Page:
with Abby Martin
teleSUR English on Nov 7, 2017
Nov. 7, 2017 marks the 100th anniversary of the seizure of power by workers and peasants in the Russian Revolution, regarded as the most world-altering event in the history of civilization.
“The state is an organ of class domination, an organ of oppression of one class by another; its aim is the creation of ‘order’, which legalizes and perpetuates this oppression by moderating the collisions between the classes…”
The Marxist Theory of the State and the Tasks of the Proletariat in the Revolution
First published in 1917, Lenin’s “Imperialism. The Highest Stage of Capitalism”, his major theoretical work, shows imperialism as a “direct continuation of the fundamental properties of capitalism,” a primary manifestation of capitalism in its late stages.
Above all, due to the grave obstacles it must overcome, the party of the working class must be a party of disciplined, professional revolutionaries…nothing short of this can succeed in acquiring and defending people’s power…
In his work “Two Tactics of Social Democracy in the Democratic Revolution”, Lenin discusses a vexing Russian pre-revolutionary problem similar to the problem facing American left radicals today. For Russia of that epoch the question was one of timing and tactics: Was the classical Marxian bourgeois revolution leading to a democratic republic as a first step toward the Socialist Revolution necessary, and even possible, considering the pusillanimous nature of the Russian bourgeoisie at the time? Or could Russia bypass bourgeois capitalism altogether and leap directly from backwardness into advanced socialism? Today, more than a handful of people ask: What will be the nature of the long overdue Great American Revolution?
In Lenin’s “Left-wing Communism: An Infantile Disorder”, written in 1920 as a polemic against Dutch and British groups in the new Third International meeting that year in its Second Congress in which strategy and tactics were debated. His target was the West European ultra-left communists who had come out against Marxists working in trade unions or running for public office and sitting in bourgeois parliaments.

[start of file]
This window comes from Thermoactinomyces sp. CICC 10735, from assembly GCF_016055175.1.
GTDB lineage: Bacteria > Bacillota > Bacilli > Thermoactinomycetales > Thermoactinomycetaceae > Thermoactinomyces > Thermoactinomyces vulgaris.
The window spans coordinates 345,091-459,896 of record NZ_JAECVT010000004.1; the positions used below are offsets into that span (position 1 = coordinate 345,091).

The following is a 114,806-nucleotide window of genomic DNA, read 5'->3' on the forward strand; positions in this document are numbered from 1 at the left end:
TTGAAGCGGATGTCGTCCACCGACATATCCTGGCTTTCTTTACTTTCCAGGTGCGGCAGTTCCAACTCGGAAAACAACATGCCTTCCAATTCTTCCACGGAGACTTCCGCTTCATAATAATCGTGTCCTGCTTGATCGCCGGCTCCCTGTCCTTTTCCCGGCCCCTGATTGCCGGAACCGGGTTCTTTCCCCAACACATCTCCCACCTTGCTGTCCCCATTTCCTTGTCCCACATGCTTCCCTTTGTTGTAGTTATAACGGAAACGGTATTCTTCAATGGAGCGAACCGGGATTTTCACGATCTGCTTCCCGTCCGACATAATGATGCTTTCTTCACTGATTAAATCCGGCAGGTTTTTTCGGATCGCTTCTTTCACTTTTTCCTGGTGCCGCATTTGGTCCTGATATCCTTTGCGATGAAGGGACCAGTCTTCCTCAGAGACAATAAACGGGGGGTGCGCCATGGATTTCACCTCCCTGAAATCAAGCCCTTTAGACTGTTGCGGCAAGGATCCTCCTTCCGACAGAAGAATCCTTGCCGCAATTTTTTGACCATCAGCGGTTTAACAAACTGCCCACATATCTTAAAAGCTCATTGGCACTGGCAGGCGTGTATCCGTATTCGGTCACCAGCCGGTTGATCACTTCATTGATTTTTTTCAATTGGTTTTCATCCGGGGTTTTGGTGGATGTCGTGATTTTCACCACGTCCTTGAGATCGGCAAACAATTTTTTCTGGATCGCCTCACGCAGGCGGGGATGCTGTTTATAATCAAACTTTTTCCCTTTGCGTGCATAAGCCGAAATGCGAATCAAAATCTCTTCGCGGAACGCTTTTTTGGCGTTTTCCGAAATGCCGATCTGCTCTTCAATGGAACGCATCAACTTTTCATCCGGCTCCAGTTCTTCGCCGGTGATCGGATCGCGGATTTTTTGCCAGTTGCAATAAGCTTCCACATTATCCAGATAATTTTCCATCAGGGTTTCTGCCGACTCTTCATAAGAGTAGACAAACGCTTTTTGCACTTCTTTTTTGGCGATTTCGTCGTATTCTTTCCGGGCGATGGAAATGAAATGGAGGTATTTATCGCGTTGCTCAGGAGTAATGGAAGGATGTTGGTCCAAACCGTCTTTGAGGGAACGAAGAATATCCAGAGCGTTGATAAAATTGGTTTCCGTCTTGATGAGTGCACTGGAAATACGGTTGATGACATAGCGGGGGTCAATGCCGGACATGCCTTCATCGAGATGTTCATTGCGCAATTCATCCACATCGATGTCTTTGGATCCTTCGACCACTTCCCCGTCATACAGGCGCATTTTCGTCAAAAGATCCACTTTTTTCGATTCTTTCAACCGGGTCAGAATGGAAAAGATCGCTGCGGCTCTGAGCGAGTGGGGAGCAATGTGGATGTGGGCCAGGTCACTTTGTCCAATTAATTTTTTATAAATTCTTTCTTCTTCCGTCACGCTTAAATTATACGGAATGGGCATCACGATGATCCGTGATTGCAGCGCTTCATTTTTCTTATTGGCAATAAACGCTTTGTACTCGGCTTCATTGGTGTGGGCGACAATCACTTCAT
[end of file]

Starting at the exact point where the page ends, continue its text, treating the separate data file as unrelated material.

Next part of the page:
This is an updated version of The Nature and Effects of Imperialism.
“At the same pace that mankind masters nature, man seems to become enslaved to other men or to his own infamy. Even the pure light of science seems unable to shine but on the dark background of ignorance. All our invention and progress seem to result in endowing material forces with intellectual life, and in stultifying human life into a material force.” Karl Marx. Selected Works, Vol. 1, p. 500. Continue reading
Note: This article has been updated: Multidimensional and Complex Nature and Effects of Imperialism On Democracy, Society, Nature, and Human Nature by Fazal Rahman, Ph.D.
Multidimensional and complex nature and effects of imperialism on democracy, society, nature, and human nature
“At the same pace that mankind masters nature, man seems to become enslaved to other men or to his own infamy. Even the pure light of science seems unable to shine but on the dark background of ignorance. All our invention and progress seem to result in endowing material forces with intellectual life, and in stultifying human life into a material force.” Karl Marx. Selected Works, Vol. 1, p. 500. “That hideous pagan idol (imperialism), who would not drink the nectar but from the skulls of the slain.” Karl Marx. On Colonialism, Moscow Publication, 1968, p. 87.